The phrase «Sugar skull» comes from the Mexican culture and is of Aztec origin. A sugar skull is a small skull decorated with vivid colours and motives and is a symbol of the “Dia de los muertos”- day of the dead. The festival is also of Aztec origin, and it celebrated the lives of all those who died. The Spaniards who invaded Mexico thought the month-long festival was insulting and attempted to remove it from the customs, but they failed. The day of the dead was later linked to All Saints’ Day trying to make into a more Christian festival. All saints are celebrated on November 1st and 2nd, and in those days Mexico is full of colour. Why is the festival so colourful? Because they celebrate life, instead of death. The sugar skull is a candy symbolizing this festival, and is made of marzipan and decorated with various motifs and colours. It is believed that Italian missionaries visited the New World in the 17th century, and the local population was very poor at that time. The catholic friars taught them to make a mixture for decorations from what ever they had at hand, which was sugar. During the celebration, small sugar skulls representing deceased children are displayed on November 1st, and larger sugar skulls are displayed on the second day, and represent and honor everyone else who lost their lives. A flower named Marigold is a flower for the dead, and the streets are covered in it during the celebration. In Aztec mythology the flower scares away Mictlantecuhtli- the god of death. For this tutorial I used only black and white shades for the face. I decided on this colour scheme because so far I created many sugar skull makeup variations, each with a lot of colour, so I wanted to show this version, offset by very colourful flowers and hair.
The entire face was covered in white face paint, except for the area around the eyes, because that will be covered with black paint ater.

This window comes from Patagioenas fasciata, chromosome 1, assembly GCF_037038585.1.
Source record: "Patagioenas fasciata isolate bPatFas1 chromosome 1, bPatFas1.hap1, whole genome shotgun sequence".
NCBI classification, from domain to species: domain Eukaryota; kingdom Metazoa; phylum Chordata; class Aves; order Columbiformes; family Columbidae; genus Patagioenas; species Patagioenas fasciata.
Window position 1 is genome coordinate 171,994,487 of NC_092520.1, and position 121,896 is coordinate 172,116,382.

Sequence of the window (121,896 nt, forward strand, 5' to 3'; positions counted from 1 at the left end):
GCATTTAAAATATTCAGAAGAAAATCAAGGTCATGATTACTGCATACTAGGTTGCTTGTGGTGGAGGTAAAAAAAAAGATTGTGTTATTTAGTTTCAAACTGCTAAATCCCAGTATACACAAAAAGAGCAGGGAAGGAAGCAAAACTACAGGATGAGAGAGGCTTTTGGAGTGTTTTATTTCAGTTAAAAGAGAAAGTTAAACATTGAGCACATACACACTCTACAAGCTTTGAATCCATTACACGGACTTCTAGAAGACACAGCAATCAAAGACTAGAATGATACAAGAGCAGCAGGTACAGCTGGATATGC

I used black face paint to draw the circles around the eyes and applied heavy black kajal on the eyelids as I wanted it to also serve as eyeshadow base. After that I applied black paint to the nose and the lips.
This is the most difficult part because it requires you to let your imagination run wild while at the same time have enough patience for all the points and dots. The more dots the better an imitation of a sugar skull it is. The two flowers on the forehead and the chin are also very important and should be heavily decorated. I also applied lines of varying thickness and shape to the cheeks, giving them a highly ornamented look. Do not forget the lines on the lips, making them look like a skeleton grin, or stitches. To top it off, I applied silver eyeshadow and long, dramatic false eyelashes to
enhance the effect. This can be done in a variety of colours if you want. Complete the look with a large flower crown and black lace clothing, and you’re done!
Naida Djekic is from Sarajevo, Bosnia and Herzegovina, and is a graduate student at the Academy of Fine Arts, majoring in product design, and has been working as a makeup artist for the past 7 years. She also does video productions, photoshoot makeup and makeup for special occasions. She has also written for numerous magazines and online publications. She has her own facebook page: Naida Make up and Artwork ,where you can see more of her work.